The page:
The wait is over for many same-sex couples who are eager to get married after Australia's parliament decided to legalise gay marriage.
For many of Australia's LGBTQI couples who were eagerly watching parliament this week, the decision to legalise same-sex marriage is one they have waited a long time for.
Melbourne couple Mike Bennett and Dave Novotny celebrated with champagne at the news they could finally get married.
The couple has been engaged for more than a year and they are now ready to plan for their big day.
"I didn't want to get married in another country or have a marriage that wasn't recognised here in Australia," Mr Bennett told SBS News.
"The bit where you've got all your family and friends around you, celebrating love, that's what I'm really looking forward to."
As the legislation has now passed in Canberra, it will not be long before couples like Mike and Dave can legally tie the knot.
Prime Minister Malcolm Turnbull expected the first same-sex marriages to take place in early January after the law becomes formally legalised.
While they are yet to set their date, the couple said they were looking forward to many celebrations to come.
"It shows that the Australian public supports us, supports them, and that we are equal, and that we have the same rights as every other person in Australia,” Mr Novotny said.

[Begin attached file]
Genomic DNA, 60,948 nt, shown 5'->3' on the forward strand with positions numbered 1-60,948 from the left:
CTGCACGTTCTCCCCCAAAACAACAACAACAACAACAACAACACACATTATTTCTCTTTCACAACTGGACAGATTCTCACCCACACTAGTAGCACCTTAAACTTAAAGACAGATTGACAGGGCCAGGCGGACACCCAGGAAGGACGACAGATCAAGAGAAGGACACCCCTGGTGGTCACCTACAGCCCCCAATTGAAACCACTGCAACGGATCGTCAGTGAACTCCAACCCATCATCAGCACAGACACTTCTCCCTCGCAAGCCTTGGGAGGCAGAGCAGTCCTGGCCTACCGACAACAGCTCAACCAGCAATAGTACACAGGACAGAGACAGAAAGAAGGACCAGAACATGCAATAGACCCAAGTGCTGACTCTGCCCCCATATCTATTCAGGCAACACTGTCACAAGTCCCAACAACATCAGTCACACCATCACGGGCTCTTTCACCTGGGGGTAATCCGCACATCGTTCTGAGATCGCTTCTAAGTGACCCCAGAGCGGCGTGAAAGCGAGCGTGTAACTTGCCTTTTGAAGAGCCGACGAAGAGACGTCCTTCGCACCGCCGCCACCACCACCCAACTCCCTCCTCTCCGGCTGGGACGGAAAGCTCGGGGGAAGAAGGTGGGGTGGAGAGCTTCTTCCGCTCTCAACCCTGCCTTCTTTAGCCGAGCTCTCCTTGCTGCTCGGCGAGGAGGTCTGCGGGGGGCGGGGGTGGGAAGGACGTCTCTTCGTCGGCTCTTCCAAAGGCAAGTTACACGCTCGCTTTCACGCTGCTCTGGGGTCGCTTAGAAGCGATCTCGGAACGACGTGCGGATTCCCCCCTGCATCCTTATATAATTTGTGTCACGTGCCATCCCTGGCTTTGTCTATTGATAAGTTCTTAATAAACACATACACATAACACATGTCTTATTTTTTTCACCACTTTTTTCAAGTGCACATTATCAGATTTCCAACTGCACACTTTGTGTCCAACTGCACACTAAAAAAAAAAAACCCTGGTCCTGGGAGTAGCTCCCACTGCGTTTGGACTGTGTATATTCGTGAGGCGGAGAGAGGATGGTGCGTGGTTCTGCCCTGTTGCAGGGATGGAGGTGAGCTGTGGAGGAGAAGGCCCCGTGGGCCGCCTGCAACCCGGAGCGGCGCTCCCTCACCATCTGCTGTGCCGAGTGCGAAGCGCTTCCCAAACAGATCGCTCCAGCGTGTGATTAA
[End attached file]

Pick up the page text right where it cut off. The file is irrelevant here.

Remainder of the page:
Gay celebrant Bronte Price said the decision was a relief.
"People are finally relieved that it's through, it's passed and we can all get married," he told SBS News.
"But there certainly will be an addition to the economy. I don't think it's about the pink dollar, it's about the social welfare, the mental health benefits."
Mr Price said he had received multiple calls a day since the postal survey was announced.
Reverend Ric Holland's calendar is quickly filling up too.
"I'm not really quite sure how long it's going to take for the institution of the church to catch up, but within the next few months," he said.
The Uniting Church minister is one of several within his church who have publicly supported same-sex marriage, unlike other religious institutions.
Reverend Holland said the church has proudly displayed rainbow flags for many years.
And while civil ceremonies have been popular, the legislation is expected to provide a boost to the wedding industry.
Flowers Vasette florist Brenton Alexander said he had noticed a boost in flower sales already.
"We celebrate love in all its forms and on the day the yes vote came in, we had so many people coming in and buying flowers to celebrate, we had some people coming in buying flowers and they were going home to propose to their partners as well," Mr Alexander said.
Mr Alexander himself was married in a civil ceremony in Copenhagen last year.
"I really doubted that we would ever be able to get married here and my partner and I have been together for over 25 years and that was part of our 25-year celebration," he said.
Only four MPs voted against legislating the same-sex marriage law - independent Bob Katter, and Liberals David Littleproud, Keith Pitt and Russell Broadbent.
Earlier in the debate, Mr Katter, who opposed same-sex marriage, told parliament: "Gay means beautiful, light, attractive, ethereal ... they took the word gay off us and now they are taking the word marriage off us."
- With additional reporting by Natasha Christian.